Spud you like? Farmer needs buyers for his lockdown potatoes

Tim Briscoe of the Buxton Potato Company holding a potato

Tim Briscoe of the Buxton Potato Company has urged Norfolk shoppers to support their local food businesses after the second coronavirus lockdown - Credit: Archant

A Norfolk potato grower has urged shoppers to support their local retailers, restaurants and caterers to revive the food trade and help sell the surplus generated by the second lockdown.

Tim Briscoe, manager of the Buxton Potato Company, became one of the countless community heroes of the first lockdown by delivering sacks of potatoes to his most vulnerable or isolated neighbours in his spare time.

He also set up a point-of-sale box shop named the "Isolation Station" at the entrance to Dudwick Farm, on Cawston Road in Buxton, near Aylsham, so customers could safely collect and pay for potatoes.

The 'Isolation Station' shop created at Buxton Potato Company during the first coronavirus lockdown

The 'Isolation Station' shop created at Buxton Potato Company during the first coronavirus lockdown - Credit: Tim Briscoe

But although he was able to find some new outlets, many of his excess potatoes had to be sold off cheap as animal feed earlier this year and now the second lockdown has also hit demand from the restaurants and catering businesses he supplies.

As a result, he estimates there is a surplus of 60-70 tonnes of potatoes in his stores after the last four weeks.

He is confident those extra potatoes can be sold if demand returns to normal levels in the next six to nine months - hopefully aided by the optimism of an imminent coronavirus vaccine.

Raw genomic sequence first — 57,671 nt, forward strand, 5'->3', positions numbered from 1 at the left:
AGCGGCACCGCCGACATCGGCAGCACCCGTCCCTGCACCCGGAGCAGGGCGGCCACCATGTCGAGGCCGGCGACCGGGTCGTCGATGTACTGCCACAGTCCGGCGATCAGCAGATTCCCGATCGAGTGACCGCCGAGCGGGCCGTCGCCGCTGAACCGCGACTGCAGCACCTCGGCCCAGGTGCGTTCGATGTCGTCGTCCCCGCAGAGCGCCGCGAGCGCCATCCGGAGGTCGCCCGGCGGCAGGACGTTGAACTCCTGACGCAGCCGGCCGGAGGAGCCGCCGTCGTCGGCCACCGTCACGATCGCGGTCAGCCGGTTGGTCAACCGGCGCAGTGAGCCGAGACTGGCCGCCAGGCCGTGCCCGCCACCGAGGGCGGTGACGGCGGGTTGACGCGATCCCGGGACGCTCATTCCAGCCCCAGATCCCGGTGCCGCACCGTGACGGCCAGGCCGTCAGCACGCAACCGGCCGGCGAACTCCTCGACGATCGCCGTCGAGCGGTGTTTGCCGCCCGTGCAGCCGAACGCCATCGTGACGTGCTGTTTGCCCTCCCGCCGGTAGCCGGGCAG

But in the meantime, he is urging shoppers to seek out local produce and help Norfolk food businesses survive the economic shock of two lockdowns.

"I just really hope people support local businesses to keep them going," said Mr Briscoe.

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"It is all a big circle. It all creates local jobs, it is not just farmers, it is everybody. And it is more important than ever before.

"It is a very nervous time. People want to go out, but they are worried about it. There is no real demand so the supply is sitting here ready to go. It will be the same for any potato business.

"With lockdown, it is like someone turning the key off. We would generally sell about 20-30 tonnes per week locally. In the last four weeks that more or less stopped.

"We have been supporting our local supermarkets but the catering side fell off a cliff. 

"We can store everything here. We put everything to sleep and hold it here at 2.5C to 3C, so as long as the trade returns by the middle of next year we will be fine. But we need people to support their local businesses."

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